Correcting congenital ptosis – a stepwise approach

By Joseph Walrath | Aug 9, 2021 | Ptosis, Reconstruction, Uncategorized

Correction of lid droop in a young man with severe dry eye

This 25 year old man came to see me with a history of a drooping eyelid, on the left, which he was born with.  It was repaired at age 8, leaving him with persistent lid droop but also now with significant dry eye, due to impaired eyelid closure after his surgery.

On evaluation, his lid was low and his eye was dry.  His eyelid function was so poor because the levator muscle (which lifts the eyelid) never properly developed.  Congenital ptosis (failure of the eyelid muscle to develop properly) is a continuum; some people have pretty good function, some people have moderate function, and some people have poor function.  In his case, the function was poor.  This is the sort of problem that generally cannot be fixed with eyelid surgery alone; it required using the forehead to perform some of the eyelid lifting.  In his case, I would not have offered him the surgery that he had at age 8, because it wouldn’t have worked, and it would have led to significant impaired eyelid closure (hence, his dry eye).

n-pre-5019421

Preoperative

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4 Month Postoperative

The surgical plan was to release all of the scarring and undo his prior surgery, while at the same time implanting a silicone rod in the eyelid and forehead that would improve the ability of the forehead to lift the lid.  This silicone rod is tightened through a small forehead incision.  The plan was to leave it loose, so that the eyelid could heal without the internal scarring that left his eye dry.  It was anticipated that it would be very likely that an office procedure to tighten the silicone rod would be required.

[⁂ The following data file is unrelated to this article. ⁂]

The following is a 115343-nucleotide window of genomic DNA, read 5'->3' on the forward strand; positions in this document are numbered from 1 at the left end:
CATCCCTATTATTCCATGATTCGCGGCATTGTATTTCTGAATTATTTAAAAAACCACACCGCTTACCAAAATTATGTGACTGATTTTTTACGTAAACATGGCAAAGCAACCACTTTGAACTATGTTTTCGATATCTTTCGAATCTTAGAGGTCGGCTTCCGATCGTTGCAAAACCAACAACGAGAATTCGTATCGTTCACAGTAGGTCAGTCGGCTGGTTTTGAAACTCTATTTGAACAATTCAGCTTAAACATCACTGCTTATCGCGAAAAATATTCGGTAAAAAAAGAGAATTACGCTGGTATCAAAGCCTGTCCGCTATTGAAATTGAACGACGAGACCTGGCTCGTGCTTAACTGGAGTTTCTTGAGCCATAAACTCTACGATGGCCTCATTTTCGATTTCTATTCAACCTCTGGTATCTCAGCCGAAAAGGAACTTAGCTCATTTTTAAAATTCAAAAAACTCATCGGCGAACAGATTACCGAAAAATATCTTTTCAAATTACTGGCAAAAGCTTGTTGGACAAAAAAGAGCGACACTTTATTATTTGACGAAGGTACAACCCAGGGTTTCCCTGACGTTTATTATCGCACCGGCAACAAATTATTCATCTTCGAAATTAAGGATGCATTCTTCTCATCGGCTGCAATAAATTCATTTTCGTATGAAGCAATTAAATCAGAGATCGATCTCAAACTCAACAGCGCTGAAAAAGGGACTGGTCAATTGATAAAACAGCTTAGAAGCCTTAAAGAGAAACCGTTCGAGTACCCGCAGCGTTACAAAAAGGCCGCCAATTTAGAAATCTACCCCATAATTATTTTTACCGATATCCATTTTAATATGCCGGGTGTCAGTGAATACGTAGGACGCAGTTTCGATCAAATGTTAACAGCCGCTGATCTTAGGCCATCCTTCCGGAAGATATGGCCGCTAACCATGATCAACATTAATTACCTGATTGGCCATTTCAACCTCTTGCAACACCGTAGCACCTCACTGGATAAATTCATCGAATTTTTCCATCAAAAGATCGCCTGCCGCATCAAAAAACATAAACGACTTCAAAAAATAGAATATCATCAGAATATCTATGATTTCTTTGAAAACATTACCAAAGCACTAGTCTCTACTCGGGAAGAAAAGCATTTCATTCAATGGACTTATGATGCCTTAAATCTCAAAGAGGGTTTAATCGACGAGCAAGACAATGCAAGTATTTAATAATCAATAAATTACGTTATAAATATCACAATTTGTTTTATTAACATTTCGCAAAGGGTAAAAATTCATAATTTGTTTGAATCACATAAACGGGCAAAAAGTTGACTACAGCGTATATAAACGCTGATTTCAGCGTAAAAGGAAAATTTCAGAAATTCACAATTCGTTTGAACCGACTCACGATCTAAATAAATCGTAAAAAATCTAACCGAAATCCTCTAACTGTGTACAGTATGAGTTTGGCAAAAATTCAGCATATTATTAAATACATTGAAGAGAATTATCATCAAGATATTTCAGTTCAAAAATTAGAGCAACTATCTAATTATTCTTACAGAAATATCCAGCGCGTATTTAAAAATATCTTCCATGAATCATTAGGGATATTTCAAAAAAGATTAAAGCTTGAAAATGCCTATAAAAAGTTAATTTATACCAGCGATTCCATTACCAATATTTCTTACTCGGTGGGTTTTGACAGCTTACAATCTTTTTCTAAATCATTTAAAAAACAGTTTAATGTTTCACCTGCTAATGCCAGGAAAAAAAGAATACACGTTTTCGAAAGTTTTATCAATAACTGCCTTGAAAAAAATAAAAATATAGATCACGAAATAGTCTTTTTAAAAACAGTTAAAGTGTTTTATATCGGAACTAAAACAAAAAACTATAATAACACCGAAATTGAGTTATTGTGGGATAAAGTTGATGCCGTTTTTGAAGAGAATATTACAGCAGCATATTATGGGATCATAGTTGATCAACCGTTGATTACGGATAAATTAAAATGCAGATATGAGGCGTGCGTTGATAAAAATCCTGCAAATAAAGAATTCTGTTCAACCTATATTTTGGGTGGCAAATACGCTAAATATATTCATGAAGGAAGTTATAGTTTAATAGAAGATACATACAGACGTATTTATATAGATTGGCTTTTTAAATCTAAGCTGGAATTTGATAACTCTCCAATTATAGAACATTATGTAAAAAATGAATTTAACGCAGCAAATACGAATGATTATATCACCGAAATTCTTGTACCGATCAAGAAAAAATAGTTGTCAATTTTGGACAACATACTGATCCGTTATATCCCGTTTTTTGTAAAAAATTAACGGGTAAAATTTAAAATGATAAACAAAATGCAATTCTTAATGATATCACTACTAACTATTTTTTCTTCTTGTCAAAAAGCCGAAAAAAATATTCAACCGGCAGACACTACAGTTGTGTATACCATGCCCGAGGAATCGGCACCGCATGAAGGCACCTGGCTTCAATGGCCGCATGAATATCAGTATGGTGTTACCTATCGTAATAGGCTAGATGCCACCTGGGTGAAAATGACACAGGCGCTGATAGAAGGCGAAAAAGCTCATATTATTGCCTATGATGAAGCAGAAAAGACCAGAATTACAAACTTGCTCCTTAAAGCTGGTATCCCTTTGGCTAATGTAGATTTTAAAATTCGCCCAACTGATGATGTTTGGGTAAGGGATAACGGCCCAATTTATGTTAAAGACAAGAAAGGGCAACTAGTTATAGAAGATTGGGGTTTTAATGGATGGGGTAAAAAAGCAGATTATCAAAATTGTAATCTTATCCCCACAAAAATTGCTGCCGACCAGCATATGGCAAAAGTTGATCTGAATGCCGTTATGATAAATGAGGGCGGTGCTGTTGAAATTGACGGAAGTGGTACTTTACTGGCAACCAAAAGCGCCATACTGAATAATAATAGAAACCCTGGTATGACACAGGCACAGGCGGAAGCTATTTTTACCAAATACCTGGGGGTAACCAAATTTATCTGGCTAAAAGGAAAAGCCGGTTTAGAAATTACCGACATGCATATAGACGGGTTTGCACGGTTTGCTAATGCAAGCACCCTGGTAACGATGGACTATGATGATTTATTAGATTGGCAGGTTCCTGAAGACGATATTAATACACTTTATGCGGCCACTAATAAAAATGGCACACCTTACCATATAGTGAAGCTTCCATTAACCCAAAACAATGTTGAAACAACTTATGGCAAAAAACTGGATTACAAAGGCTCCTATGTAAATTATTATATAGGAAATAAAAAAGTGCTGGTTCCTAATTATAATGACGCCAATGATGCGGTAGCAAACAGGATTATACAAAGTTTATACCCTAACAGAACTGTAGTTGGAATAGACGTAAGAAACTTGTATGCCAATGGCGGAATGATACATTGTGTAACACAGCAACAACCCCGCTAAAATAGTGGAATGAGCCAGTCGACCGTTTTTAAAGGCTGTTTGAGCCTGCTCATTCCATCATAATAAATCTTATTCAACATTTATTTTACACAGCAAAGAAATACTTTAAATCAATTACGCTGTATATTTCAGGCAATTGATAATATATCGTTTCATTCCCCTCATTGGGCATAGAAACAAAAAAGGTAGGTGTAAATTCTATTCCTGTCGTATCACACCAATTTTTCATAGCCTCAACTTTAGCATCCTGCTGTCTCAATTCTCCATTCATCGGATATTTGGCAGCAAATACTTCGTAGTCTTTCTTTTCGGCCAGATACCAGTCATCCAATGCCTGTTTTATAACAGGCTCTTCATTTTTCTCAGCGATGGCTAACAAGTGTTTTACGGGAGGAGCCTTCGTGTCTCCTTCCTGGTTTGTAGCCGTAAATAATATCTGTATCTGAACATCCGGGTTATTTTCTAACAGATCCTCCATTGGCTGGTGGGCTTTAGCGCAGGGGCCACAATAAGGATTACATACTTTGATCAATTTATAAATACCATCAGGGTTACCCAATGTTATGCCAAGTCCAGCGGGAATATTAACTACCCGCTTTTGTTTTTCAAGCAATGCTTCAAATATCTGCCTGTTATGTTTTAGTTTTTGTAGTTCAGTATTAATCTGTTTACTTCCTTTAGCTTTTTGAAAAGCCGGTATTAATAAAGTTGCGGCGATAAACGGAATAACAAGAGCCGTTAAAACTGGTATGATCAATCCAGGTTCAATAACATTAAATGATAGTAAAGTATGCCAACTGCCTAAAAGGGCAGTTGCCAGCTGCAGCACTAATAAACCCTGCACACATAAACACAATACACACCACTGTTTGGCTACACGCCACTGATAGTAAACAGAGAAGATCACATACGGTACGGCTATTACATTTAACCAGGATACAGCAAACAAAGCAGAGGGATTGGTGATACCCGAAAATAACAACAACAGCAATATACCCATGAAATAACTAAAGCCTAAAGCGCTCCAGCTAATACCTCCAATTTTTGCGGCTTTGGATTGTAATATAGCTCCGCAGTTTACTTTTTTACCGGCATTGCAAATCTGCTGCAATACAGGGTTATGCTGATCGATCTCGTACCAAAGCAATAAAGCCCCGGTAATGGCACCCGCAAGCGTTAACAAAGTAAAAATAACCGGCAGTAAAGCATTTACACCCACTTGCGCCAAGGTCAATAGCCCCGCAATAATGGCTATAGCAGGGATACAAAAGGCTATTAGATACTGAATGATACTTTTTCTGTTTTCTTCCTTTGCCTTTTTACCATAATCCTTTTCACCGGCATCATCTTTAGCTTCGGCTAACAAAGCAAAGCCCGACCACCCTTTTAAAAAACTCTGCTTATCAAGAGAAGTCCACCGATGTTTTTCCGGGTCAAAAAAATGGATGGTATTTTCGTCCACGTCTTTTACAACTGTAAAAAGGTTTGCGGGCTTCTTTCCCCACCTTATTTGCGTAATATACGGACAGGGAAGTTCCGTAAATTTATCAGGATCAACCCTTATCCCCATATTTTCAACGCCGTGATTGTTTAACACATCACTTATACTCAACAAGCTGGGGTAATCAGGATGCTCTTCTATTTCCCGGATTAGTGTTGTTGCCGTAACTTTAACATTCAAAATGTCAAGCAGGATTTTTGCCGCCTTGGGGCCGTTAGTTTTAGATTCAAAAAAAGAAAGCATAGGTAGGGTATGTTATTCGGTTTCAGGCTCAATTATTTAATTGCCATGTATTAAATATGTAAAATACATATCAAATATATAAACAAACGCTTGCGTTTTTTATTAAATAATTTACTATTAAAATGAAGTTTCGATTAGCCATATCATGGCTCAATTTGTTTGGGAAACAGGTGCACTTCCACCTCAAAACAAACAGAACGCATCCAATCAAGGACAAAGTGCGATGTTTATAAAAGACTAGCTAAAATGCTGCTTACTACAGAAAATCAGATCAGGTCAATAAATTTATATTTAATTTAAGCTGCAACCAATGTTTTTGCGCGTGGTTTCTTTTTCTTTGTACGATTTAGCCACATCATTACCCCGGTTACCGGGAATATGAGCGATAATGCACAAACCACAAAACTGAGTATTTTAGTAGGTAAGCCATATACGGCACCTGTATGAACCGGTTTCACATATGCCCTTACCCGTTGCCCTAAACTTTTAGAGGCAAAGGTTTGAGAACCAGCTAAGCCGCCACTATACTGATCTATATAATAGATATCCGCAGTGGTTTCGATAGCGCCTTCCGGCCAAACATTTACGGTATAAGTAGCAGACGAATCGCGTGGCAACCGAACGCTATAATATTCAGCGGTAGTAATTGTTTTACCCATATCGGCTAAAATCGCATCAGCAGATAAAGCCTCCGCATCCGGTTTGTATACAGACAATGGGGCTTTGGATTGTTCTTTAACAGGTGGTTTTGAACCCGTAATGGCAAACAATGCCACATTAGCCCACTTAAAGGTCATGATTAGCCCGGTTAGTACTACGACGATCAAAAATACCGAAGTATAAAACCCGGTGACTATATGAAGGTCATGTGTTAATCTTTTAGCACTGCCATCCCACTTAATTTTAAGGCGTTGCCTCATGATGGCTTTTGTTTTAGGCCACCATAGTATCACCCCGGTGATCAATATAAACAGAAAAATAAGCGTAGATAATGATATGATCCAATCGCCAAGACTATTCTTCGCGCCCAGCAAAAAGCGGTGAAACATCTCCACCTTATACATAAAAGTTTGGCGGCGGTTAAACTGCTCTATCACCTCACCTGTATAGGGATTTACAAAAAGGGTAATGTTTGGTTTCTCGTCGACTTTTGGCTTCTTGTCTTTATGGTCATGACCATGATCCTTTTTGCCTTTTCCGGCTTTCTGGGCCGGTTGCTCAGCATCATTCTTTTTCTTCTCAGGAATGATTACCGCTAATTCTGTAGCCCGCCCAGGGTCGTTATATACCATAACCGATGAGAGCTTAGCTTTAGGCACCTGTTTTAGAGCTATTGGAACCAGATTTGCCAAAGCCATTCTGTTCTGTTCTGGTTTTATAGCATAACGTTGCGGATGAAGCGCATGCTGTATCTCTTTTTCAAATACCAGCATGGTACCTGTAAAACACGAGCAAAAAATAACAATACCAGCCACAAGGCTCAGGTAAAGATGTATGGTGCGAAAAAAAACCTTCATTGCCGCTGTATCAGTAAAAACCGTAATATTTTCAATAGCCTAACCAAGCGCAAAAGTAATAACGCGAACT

At month#2 after surgery, the eye was significantly less dry, and the eye remained too low.  We decided to perform a 15 minute adjustment of the left upper lid by opening the 5 mm incision in the left forehead and tightening the silicone rod.  Two months later, we reevaluated the dryness and the lid height and decided to adjust it further.

The photo depicts his final appearance after the second “revision”.  His dryness is improved, versus his initial state, and his lid height is improved as well.


Lower eyelid surgery is complex, and there are many different techniques available to use when crafting a custom surgical plan.  A video that describes those options in depth can be seen here.